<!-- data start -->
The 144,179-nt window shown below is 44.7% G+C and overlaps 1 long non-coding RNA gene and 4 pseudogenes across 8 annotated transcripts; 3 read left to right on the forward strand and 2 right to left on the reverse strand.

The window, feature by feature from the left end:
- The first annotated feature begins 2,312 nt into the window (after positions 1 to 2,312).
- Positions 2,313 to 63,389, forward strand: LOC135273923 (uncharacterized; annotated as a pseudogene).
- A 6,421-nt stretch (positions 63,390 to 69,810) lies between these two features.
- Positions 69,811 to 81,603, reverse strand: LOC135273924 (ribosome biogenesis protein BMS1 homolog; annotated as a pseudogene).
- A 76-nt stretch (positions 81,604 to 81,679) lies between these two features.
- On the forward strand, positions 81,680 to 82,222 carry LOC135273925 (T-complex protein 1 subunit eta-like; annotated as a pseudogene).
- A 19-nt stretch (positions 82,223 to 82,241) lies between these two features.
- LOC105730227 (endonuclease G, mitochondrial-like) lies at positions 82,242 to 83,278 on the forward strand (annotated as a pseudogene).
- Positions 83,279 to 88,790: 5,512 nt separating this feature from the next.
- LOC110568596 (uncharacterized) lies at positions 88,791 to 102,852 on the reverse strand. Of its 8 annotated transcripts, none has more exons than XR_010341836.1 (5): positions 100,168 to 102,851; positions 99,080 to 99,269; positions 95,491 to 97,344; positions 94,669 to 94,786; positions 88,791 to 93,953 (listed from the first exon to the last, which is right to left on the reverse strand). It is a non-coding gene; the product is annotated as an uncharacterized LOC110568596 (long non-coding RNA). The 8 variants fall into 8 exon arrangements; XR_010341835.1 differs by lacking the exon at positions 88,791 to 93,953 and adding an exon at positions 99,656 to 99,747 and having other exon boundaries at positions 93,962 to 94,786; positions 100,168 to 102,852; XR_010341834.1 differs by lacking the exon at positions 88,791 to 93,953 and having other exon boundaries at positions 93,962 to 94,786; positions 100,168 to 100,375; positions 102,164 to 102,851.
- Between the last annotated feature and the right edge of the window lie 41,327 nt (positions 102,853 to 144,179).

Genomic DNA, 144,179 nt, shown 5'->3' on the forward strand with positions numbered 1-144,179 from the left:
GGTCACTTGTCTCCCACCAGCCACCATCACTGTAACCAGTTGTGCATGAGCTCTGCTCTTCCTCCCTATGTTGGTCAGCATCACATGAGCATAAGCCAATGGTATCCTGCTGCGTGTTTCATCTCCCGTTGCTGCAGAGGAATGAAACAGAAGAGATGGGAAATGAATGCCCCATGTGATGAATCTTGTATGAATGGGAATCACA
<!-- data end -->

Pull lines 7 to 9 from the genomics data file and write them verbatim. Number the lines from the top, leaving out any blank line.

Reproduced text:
- A 76-nt stretch (positions 81,604 to 81,679) lies between these two features.
- On the forward strand, positions 81,680 to 82,222 carry LOC135273925 (T-complex protein 1 subunit eta-like; annotated as a pseudogene).
- A 19-nt stretch (positions 82,223 to 82,241) lies between these two features.